An easy method to prevent outdoor fall injuries during winter months includes coordinating intervals for shoveling, salting, moisture removal, and debris. Ensure the maintenance staff is equipped with enough salt on hand to prepare for icy conditions. Additionally, have a plan in place if the ice is too thick to safely clear with shovels and salt.
Holden says, “Preparation is key. Take a few minutes to identify pavement cracks or heaving and if unable to repair them right away, spray paint these hazards a bright color to ensure all visitors identify the hazard.”
Make sure your maintenance staff is ready for any mess.
Ensure that the maintenance staff have access to proper equipment, adequately stocked supplies, and follow the training and directions for safe and appropriate use. Additionally, the custodial staff should be given barricades and equipment to block students from slips, trips and fall hazards.
“Signage can play a big part in preventing falls. Post signs in visible locations,” Holden says. “Bright, eye-catching signs are successful in alerting people to practice caution. Consider bi-lingual, permanent signs in some locations around your campus. At the same time, it is a clever idea to move sings around. Consider changing the font, color and size so that they don’t start to blend into the background over time.”
THE BOTTOM LINE: Promote a safe winter environment.
One of the most common accidents in school is a slip, trip or fall and anyone who walks onto the school grounds is at risk. Preventing injuries is everyone’s responsibility. The best thing you can do now is review your slip, trips and fall prevention strategies and make updates. From investing in mats, establishing regular housekeeping procedures, including stocking enough winter weather supplies such as ice-melt to making sure your staff is ready for any conditions, the steps you take today can prevent a fall in the future.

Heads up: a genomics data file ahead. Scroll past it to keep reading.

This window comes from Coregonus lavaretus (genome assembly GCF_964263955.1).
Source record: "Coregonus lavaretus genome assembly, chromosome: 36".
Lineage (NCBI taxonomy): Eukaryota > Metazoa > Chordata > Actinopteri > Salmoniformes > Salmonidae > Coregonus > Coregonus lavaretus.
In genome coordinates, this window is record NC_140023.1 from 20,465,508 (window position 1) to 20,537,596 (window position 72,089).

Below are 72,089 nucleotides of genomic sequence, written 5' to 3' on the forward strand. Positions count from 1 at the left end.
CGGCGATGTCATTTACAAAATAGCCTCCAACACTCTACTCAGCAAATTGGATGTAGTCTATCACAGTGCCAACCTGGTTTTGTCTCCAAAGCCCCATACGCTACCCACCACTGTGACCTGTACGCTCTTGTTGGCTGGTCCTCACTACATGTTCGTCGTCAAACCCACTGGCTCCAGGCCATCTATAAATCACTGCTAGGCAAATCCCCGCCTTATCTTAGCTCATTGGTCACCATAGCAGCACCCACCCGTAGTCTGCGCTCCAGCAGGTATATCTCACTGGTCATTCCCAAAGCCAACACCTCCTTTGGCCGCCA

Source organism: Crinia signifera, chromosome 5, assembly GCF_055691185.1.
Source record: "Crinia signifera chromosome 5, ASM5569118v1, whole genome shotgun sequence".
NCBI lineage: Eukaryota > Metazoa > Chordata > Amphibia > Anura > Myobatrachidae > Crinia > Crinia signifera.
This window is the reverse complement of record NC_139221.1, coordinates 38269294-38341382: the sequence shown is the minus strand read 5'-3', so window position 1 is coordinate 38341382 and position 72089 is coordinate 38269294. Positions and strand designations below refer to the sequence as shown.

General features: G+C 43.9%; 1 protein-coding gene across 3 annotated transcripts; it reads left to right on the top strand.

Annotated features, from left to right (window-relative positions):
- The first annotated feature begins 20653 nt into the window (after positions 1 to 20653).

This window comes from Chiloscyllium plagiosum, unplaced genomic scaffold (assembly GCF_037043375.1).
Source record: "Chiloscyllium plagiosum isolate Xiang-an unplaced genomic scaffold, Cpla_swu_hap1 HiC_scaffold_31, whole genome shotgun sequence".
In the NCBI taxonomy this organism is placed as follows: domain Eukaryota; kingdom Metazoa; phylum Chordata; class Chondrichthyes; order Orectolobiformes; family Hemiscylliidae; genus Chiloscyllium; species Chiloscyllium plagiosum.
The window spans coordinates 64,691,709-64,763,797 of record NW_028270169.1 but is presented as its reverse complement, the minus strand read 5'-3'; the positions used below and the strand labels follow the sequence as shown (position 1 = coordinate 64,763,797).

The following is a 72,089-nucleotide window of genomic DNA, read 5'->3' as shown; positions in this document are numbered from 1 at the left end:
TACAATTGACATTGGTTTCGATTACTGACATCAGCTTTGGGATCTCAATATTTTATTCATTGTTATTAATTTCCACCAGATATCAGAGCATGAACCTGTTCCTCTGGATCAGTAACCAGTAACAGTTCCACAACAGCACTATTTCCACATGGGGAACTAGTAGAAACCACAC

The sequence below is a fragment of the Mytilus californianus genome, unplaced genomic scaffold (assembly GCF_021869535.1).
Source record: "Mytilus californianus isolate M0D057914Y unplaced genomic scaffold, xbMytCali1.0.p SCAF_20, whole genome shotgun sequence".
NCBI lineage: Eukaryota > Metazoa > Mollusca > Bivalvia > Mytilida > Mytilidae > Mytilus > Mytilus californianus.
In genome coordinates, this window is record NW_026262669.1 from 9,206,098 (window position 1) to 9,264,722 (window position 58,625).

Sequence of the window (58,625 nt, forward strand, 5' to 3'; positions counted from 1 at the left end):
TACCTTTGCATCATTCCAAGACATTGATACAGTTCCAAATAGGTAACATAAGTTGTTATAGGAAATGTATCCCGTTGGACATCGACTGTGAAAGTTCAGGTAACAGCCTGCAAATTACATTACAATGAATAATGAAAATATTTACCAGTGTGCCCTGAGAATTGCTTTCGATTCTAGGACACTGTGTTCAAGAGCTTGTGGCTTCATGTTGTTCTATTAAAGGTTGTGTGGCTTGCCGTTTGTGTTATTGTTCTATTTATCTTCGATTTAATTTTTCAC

“I cannot stress enough that safety is an investment. Some schools that I work with rent mat systems and other winter-weather equipment. Throughout a few seasons, it pays for itself,” Holden says. “I’ve never known of a municipality, business or manufacturer that lost a liability suit when they had a system in place and were proactive. But, unfortunately, we must think about these things. Still, it comes down to is thinking ahead, owning your responsibility to your students, your faculty and staff to ensure a safe, walkable entry – free from danger – into your school community.”
When you proactively think ahead for the season, when the brisk chill rolls in, signaling the start of fall season and you reach for your pumpkin spice latte, you’ll do so knowing you’ve been a part of promoting your winter fall prevention strategies, thus keeping your school community safe year-round.
John P. Morris is district manager for Ferguson Facilities Supply, which provides maintenance, repair and operations (MRO), janitorial/sanitation and renovation products and solutions to facilities management professionals across a variety of industries, www.ferguson.com/facilities-supply.